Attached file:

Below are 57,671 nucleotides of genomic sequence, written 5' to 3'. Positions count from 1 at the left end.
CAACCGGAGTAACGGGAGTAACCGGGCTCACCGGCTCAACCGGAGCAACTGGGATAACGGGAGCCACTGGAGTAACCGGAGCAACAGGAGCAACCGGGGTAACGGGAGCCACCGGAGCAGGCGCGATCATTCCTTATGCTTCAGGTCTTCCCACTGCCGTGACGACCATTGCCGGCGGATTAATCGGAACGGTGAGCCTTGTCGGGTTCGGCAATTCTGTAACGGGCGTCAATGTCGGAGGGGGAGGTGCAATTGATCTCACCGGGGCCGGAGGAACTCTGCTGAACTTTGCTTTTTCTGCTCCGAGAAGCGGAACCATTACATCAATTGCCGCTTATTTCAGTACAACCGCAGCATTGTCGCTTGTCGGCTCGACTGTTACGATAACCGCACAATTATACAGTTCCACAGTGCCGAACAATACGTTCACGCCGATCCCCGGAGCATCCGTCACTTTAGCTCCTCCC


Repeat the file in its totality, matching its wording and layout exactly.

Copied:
Below are 57,671 nucleotides of genomic sequence, written 5' to 3'. Positions count from 1 at the left end.
CAACCGGAGTAACGGGAGTAACCGGGCTCACCGGCTCAACCGGAGCAACTGGGATAACGGGAGCCACTGGAGTAACCGGAGCAACAGGAGCAACCGGGGTAACGGGAGCCACCGGAGCAGGCGCGATCATTCCTTATGCTTCAGGTCTTCCCACTGCCGTGACGACCATTGCCGGCGGATTAATCGGAACGGTGAGCCTTGTCGGGTTCGGCAATTCTGTAACGGGCGTCAATGTCGGAGGGGGAGGTGCAATTGATCTCACCGGGGCCGGAGGAACTCTGCTGAACTTTGCTTTTTCTGCTCCGAGAAGCGGAACCATTACATCAATTGCCGCTTATTTCAGTACAACCGCAGCATTGTCGCTTGTCGGCTCGACTGTTACGATAACCGCACAATTATACAGTTCCACAGTGCCGAACAATACGTTCACGCCGATCCCCGGAGCATCCGTCACTTTAGCTCCTCCC